Presentation Tools Reflection: Prezi and Google Presentations Comparison/Contrast
Both Prezi and Google Presentations are great tools to share information with students. While I do not lecture often to students, I do find both tools to be useful when I frontload material via lecture and/or when I want to spend a few minutes giving illustrations to students of topics we are covering. I also use Google Presentations when I give students example scenarios of Economics topics and have them write their responses on small whiteboards. Some useful features that both Google Presentations and Prezi have are that they both allow users to share and edit the files simultaneously, which is great when students are working together on a project. They don’t have to huddle around one computer or even be in the same room accessing the file at the same time to make edits. Both tools allow for easy insertion of images (you don’t have to download web images to your machine – you can simply insert their URL’s to place them in your file) and videos. And you can post and embed both types of files in a website, which is super helpful, as I share all of my presentation and video files with students so they can access them whenever they need them.
Some differences I’ve seen between the two file types are that Google Presentations allow you to make comments within the file without changing the file content, which is useful when you have multiple editors; however I don’t think Prezi has a comments feature. Prezi has the neat zoom and non-linear movements feature so you don’t have to move from slide to slide. I’ve had students make some really amazing Prezis and I think Prezi has the capacity for outside-the-box thinking and creativity that linear Google Presentations don’t really offer. A downside, though, to Prezi is that it takes much longer to make a presentation that looks good and that conveys the same information that Google Presentations does. And it takes quite some effort and time to make it really creative. (But the templates are pretty nice and much more modern than those of Google Presentations).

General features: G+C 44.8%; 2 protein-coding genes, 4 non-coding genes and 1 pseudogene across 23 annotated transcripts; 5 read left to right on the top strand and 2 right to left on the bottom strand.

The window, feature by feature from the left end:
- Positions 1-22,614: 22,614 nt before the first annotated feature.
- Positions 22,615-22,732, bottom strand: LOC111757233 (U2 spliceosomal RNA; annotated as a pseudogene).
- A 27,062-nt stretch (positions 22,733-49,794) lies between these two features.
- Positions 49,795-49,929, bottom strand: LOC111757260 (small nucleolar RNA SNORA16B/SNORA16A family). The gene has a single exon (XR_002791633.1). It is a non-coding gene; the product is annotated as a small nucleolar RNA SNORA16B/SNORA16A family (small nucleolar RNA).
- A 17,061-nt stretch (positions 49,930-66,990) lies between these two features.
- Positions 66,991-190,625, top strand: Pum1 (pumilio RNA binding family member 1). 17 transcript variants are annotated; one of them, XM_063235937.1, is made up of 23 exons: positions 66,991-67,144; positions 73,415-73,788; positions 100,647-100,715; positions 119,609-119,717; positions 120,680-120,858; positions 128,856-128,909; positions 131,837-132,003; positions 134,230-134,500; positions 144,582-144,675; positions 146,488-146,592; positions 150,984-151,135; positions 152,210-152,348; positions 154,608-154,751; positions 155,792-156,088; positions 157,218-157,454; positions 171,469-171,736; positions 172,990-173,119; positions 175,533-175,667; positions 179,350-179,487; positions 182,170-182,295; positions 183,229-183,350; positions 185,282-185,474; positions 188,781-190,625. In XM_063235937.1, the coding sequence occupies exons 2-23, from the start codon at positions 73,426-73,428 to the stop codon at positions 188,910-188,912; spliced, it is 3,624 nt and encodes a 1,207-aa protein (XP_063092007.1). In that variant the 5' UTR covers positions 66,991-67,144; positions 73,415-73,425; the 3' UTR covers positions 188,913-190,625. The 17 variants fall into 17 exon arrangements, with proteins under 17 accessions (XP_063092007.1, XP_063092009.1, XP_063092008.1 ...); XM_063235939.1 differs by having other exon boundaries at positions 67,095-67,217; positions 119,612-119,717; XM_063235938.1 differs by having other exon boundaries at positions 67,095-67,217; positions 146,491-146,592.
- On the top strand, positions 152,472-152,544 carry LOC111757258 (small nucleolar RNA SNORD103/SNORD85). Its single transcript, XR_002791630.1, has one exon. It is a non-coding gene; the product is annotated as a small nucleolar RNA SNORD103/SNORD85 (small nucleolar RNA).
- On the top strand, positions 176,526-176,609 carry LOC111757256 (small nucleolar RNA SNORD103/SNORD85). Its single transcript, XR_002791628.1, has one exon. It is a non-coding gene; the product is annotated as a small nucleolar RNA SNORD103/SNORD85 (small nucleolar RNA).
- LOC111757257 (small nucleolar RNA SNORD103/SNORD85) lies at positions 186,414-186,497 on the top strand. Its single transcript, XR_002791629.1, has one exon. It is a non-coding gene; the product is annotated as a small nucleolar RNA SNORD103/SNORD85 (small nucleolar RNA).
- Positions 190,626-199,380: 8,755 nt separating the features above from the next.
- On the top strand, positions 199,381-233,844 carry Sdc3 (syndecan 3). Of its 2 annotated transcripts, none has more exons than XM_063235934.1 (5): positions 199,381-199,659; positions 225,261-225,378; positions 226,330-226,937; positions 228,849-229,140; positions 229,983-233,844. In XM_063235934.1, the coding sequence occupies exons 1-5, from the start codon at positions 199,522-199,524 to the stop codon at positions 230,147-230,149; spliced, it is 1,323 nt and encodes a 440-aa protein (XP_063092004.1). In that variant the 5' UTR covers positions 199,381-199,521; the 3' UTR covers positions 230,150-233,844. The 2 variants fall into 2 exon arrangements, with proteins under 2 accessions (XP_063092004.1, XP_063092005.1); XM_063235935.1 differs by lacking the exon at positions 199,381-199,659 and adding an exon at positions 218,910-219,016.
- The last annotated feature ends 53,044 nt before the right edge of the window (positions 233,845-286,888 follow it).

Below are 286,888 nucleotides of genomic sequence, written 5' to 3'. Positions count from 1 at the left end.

If I had to choose, I would most likely choose Google Presentations because of its ease of use and because it takes less time to create, which is important with small children around at home. However, if I were assigning a project to students, I would give them a choice between the two to allow my non-linear thinkers the opportunity to be a little more creative with their presentations.
Zoomit will certainly be a useful tool in my classroom. There are many times when I am explaining an assignment and I physically go and point out the section I am talking about on my screen. Zoomit would be really helpful because I can circle the section to which I am referring and highlight the information on which I want students to focus. This can help my students with visual impairments, language difficulties, English Language Learners, and those who have difficulty focusing to see the main thing I am trying to emphasize. I also can see myself using this during a presentation to highlight the main idea(s) I am trying to convey or to have students give me feedback and I can highlight what they are seeing and speaking about. This visual reminder will help students to see the main idea easily, as it will be highlighted on the screen as I explain it aloud.
I can also see using this tool when I am showing students examples of student work and what was good about that particular exemplar and what might need improvement. It will also be useful to do think alouds with, where I share with students how I am thinking about a particular topic. I can highlight specific ideas and emphasize to students what is going through my mind as I am explaining an idea to them.